.net core, Azure, Azure Application Insights, C# tip, Instrumentation, MVC

Healthcheck endpoints in C# in MVC projects using ASP.NET Core, and writing results to Azure Application Insights

Every developer wants to build a system that never breaks, but in reality things go wrong. The best systems are built to expect that and handle problems, that rather than just silently failing.

Maybe your database becomes unavailable (e.g. runs out of hard disk space) and your failover doesn’t work – or maybe a third party web service that you depend on stops working.

Sometimes your application can be programmed to recover from things going wrong – here’s my post on The Polly Project to find out more about one way of doing that – but when there’s a catastrophic failure that you can’t recover from, you want to be alerted as soon as it happens, rather than hear from a customer.

And it’s kind to provide a way for your customers to find out about the health of your system. As an example, just check out the monitoring hub below from Postcodes.io – this is a great example of being transparent about key system metrics like service status, availability, performance, and latency.

postcode

MVC projects in ASP.NET Core have a built in feature to provide information on the health of your website. It’s really simple to add it to your site, and this instrumentation comes packaged as part of the default ASP.NET Core toolkit. There are also some neat extensions available on NuGet to format the data as JSON, add a nice dashboard for these healthchecks, and finally to push the outputs to Azure Application Insights. As I’ve been implementing this recently, I wanted to share with the community how I’ve done it.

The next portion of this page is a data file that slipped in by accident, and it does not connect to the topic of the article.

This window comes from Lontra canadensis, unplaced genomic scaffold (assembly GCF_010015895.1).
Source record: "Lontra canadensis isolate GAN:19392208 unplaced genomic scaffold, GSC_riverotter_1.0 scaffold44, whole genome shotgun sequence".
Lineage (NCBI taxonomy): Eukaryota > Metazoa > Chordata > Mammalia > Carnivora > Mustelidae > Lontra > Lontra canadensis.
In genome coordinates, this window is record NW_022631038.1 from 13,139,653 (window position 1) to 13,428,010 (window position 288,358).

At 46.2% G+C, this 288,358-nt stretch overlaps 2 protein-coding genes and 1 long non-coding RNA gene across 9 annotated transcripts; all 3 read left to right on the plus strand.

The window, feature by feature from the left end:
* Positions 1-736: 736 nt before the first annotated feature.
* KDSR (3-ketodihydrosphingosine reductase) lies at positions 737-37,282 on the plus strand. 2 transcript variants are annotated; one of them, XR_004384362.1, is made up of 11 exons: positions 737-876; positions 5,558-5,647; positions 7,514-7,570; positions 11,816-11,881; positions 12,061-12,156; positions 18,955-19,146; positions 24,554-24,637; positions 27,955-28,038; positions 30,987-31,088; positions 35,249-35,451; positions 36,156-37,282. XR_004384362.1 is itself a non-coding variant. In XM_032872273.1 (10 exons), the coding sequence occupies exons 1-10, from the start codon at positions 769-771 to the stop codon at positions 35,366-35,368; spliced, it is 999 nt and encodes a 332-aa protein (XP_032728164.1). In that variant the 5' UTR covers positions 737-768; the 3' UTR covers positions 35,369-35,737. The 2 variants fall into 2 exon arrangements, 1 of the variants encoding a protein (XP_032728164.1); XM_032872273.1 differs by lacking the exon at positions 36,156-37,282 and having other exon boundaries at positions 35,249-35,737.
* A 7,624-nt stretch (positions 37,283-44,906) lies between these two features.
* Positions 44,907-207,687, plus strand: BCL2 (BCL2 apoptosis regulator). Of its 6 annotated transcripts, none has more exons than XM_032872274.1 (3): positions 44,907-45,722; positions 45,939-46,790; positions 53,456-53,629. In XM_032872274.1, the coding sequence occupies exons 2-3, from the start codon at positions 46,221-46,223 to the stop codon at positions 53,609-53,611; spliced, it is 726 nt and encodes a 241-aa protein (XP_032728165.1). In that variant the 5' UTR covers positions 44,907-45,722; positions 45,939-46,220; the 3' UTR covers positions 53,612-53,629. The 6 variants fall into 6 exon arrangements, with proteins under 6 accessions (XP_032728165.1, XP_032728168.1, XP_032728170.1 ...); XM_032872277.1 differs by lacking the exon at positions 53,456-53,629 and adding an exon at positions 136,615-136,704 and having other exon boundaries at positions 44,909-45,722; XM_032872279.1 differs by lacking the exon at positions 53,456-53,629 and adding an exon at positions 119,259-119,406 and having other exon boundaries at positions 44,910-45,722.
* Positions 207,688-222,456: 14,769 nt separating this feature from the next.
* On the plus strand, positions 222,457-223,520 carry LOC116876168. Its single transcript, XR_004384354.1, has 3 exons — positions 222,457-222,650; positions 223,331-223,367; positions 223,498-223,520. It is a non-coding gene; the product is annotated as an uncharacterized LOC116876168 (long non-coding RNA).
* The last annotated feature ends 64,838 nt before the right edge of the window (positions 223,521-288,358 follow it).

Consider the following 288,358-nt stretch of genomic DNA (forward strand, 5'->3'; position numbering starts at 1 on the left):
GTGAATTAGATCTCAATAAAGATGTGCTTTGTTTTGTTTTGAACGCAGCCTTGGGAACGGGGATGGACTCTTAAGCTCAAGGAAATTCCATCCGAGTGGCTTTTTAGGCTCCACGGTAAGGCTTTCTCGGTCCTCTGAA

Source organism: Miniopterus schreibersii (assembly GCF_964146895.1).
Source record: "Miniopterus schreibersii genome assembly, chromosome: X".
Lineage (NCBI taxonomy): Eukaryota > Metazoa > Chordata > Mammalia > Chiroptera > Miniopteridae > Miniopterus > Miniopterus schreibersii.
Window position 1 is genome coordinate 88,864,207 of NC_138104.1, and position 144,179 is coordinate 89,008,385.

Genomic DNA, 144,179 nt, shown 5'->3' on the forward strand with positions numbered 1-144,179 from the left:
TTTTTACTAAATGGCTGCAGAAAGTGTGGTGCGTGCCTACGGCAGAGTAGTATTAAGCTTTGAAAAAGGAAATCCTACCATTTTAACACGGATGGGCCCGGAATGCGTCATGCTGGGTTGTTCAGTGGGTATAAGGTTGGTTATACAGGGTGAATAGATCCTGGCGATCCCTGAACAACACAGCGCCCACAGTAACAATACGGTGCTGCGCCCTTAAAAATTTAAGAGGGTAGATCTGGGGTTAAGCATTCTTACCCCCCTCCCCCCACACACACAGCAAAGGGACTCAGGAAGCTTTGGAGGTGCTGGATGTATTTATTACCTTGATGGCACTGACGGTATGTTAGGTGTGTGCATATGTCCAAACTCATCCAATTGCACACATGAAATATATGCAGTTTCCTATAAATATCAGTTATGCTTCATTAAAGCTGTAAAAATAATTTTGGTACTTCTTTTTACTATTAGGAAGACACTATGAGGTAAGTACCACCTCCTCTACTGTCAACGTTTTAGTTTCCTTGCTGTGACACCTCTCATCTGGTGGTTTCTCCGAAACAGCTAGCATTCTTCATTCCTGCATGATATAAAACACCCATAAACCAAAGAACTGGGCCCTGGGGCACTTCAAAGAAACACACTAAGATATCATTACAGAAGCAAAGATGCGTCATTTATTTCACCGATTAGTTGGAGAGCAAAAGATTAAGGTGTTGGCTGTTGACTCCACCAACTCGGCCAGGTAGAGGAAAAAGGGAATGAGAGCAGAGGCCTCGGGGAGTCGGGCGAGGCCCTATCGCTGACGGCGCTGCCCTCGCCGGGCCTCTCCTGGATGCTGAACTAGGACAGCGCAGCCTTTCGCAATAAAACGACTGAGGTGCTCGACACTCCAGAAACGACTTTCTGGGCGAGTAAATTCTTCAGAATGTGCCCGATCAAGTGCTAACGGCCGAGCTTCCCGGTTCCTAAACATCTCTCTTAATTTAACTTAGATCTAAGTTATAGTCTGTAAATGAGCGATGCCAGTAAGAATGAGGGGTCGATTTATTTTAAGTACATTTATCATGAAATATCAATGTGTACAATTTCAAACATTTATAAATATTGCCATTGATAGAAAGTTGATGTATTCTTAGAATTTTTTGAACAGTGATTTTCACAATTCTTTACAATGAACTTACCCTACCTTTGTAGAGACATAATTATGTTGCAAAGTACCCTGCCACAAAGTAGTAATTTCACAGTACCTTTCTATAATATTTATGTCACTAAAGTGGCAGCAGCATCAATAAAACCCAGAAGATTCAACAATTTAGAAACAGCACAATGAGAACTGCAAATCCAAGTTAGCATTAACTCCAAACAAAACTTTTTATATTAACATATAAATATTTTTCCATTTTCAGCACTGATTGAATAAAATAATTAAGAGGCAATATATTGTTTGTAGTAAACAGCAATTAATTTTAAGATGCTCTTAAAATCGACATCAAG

Scott Hanselman has blogged about this previously, but there have been some updates since he wrote about this which I’ve included in my post.

Returning system health from an ASP.NET Core v2.2 website

Before I start – I’ve uploaded all the code to GitHub here so you can pull the project and try yourself. You’ll obviously need to update subscription keys, instrumentation keys and connection strings for databases etc.

Edit your MVC site’s Startup.cs file and add the line below to the ConfigureServices method:

services.AddHealthChecks();

And then add the line of code below to the Configure method.

app.UseHealthChecks("/healthcheck");

That’s it. Now your website has a URL available to tell whether it’s healthy or not. When I browse to my local test site at the URL below…

http://localhost:59658/healthcheck

..my site returns the word “Healthy”. (obviously your local test site’s URL will have a different port number, but you get the idea)

So this is useful, but it’s very basic. Can we amp this up a bit – let’s say want to see a JSON representation of this? Or what about our database status? Well fortunately, there’s a great series of libraries from Xabaril (available on GitHub here) which massively extend the core healthcheck functions.

Returning system health as JSON

First, install the AspNetCoreHealthChecks.UI NuGet package.

Install-Package AspNetCore.HealthChecks.UI

Now I can change the code in my StartUp.cs file’s Configure method to specify some more options.

The code below changes the response output to be JSON format, rather than just the single word “Healthy”.

app.UseHealthChecks("/healthcheck", new HealthCheckOptions
    {
        Predicate = _ => true,
        ResponseWriter = UIResponseWriter.WriteHealthCheckUIResponse
    });

And as you can see in the image below, when I browse to the healthcheck endpoint I configured as “/healthcheck”, it’s now returning JSON: